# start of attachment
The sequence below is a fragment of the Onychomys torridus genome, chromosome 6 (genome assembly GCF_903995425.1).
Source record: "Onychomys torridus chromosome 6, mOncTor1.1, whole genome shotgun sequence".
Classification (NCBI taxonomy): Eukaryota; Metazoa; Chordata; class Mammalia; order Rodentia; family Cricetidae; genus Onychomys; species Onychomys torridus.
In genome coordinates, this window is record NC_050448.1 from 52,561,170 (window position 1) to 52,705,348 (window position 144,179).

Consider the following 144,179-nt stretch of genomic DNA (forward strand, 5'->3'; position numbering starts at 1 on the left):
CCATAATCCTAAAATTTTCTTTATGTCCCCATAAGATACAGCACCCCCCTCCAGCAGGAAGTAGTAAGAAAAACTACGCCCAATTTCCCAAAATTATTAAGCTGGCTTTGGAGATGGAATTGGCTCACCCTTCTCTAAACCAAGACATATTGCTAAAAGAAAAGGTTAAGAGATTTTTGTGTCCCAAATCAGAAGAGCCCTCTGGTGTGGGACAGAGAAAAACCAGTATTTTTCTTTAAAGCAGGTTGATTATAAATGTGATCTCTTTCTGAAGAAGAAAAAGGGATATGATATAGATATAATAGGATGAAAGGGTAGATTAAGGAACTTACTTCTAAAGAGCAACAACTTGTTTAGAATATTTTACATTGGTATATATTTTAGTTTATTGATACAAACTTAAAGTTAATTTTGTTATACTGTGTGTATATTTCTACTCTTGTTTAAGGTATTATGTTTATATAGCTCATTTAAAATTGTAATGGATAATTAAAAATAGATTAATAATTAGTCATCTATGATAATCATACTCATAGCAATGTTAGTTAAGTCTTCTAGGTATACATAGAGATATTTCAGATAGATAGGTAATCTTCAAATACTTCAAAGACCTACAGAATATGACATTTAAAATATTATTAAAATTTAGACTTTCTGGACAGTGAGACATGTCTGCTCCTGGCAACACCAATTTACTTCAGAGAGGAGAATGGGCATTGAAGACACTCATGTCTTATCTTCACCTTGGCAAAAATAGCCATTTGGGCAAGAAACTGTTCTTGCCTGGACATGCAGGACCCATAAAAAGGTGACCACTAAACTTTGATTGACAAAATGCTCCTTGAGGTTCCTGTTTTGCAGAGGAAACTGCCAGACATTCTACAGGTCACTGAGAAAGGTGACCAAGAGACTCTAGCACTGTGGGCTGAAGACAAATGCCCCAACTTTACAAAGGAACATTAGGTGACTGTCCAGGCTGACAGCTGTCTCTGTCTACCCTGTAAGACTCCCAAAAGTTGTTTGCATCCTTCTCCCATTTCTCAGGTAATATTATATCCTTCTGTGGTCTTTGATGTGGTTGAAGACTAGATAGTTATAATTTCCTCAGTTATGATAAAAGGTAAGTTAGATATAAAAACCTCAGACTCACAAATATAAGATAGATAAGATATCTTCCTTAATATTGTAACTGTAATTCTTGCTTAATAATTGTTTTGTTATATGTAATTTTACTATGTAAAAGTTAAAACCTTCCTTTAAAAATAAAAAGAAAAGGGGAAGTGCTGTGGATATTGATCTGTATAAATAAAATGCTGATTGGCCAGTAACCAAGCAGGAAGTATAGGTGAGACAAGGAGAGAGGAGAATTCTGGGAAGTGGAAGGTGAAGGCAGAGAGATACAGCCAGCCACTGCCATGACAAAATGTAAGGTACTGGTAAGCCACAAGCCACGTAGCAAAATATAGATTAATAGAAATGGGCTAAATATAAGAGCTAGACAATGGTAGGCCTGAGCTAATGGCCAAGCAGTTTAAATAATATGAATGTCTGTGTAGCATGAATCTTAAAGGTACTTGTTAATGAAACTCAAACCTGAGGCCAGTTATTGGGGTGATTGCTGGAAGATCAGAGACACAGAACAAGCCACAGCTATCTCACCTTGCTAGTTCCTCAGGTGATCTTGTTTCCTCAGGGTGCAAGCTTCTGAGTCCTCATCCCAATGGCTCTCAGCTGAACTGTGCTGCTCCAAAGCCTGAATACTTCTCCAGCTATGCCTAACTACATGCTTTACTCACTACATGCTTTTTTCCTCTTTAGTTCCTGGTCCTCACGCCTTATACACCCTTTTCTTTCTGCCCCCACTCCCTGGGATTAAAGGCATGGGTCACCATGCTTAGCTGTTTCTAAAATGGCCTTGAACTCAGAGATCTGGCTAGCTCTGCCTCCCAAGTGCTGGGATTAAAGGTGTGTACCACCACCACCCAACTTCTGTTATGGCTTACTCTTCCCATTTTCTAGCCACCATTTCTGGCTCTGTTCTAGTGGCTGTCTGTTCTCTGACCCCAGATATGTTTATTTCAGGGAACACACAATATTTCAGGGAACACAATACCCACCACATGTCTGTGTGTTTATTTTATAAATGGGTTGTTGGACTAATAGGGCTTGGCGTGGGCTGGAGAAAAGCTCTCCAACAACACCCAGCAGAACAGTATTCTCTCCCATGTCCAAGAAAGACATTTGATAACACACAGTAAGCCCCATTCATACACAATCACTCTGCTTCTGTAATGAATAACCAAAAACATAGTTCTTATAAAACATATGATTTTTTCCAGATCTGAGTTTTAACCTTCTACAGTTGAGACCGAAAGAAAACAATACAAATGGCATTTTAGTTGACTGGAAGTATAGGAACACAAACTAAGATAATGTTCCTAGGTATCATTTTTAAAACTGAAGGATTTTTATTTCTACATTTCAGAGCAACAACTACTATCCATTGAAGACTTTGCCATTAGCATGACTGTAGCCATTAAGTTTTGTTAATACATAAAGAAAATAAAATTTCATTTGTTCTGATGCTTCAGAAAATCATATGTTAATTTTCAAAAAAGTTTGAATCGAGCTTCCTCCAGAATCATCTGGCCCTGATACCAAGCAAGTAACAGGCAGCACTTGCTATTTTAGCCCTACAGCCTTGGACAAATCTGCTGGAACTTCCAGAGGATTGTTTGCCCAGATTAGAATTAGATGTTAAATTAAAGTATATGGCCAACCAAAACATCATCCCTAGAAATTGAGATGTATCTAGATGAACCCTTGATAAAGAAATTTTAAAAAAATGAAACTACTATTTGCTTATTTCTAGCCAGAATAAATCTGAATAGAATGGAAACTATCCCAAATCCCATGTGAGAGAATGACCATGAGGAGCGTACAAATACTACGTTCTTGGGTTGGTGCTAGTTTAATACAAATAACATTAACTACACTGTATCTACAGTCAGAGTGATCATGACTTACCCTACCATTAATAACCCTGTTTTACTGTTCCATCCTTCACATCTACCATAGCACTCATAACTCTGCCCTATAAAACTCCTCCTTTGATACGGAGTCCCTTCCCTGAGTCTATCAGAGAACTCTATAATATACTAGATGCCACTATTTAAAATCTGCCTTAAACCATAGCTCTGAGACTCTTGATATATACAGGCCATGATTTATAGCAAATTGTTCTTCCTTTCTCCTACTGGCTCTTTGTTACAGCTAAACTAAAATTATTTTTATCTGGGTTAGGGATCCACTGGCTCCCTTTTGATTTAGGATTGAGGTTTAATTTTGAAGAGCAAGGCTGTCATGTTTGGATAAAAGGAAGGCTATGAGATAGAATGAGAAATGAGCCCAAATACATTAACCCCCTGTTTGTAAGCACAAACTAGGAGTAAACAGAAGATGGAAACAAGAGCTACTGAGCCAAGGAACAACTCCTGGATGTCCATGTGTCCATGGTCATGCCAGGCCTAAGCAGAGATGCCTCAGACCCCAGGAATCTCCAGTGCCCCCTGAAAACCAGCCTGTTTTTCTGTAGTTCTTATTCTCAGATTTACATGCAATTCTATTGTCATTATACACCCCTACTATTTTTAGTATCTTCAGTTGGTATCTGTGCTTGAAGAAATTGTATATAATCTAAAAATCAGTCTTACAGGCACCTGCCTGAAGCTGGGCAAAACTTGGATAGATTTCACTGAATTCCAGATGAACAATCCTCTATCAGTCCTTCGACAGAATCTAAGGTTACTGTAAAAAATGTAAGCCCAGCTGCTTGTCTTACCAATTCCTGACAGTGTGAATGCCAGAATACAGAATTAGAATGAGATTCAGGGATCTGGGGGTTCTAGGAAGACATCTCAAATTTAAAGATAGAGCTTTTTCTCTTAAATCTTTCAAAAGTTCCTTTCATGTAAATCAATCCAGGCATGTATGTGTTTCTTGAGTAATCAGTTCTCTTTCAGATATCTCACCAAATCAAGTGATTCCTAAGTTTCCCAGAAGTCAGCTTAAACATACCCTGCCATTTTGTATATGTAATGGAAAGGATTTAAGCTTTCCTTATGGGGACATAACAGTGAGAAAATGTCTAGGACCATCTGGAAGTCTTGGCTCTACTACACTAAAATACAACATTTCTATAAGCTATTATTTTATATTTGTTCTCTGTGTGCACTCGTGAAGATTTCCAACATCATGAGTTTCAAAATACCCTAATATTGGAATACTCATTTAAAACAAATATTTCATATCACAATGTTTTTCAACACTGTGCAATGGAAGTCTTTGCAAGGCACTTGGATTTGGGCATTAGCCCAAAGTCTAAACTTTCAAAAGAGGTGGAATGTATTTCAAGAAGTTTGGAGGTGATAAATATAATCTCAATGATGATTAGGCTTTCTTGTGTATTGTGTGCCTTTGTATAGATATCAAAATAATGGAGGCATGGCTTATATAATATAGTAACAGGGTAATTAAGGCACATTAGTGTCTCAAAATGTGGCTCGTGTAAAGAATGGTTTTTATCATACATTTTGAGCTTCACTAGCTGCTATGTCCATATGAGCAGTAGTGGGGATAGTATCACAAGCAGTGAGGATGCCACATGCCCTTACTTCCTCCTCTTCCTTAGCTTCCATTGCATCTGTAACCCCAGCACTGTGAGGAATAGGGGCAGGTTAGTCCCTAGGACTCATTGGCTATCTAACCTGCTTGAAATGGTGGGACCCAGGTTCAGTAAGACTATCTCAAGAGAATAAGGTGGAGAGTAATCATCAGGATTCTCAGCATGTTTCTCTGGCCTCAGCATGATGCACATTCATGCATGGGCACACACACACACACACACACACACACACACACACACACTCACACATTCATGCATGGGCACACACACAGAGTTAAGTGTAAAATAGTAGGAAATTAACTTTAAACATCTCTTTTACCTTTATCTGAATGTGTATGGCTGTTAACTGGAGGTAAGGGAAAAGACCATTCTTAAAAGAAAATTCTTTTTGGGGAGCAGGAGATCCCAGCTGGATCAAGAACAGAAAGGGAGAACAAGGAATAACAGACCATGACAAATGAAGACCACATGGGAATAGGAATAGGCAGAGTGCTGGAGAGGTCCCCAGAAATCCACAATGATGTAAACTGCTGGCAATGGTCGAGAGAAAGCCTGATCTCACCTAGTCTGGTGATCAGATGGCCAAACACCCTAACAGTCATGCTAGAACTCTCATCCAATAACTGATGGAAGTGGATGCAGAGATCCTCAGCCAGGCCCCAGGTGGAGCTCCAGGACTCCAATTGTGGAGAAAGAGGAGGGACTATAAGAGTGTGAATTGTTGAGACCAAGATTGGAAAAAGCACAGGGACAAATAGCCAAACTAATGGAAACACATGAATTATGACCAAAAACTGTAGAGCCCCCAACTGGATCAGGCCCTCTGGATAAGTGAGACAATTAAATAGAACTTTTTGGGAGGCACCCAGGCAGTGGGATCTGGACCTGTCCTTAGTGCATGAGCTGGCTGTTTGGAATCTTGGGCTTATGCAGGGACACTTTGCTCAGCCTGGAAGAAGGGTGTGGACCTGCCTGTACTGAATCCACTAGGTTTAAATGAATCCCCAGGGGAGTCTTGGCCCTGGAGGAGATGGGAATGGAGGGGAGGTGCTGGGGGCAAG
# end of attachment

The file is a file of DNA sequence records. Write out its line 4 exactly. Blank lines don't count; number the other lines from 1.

In genome coordinates, this window is record NC_050448.1 from 52,561,170 (window position 1) to 52,705,348 (window position 144,179).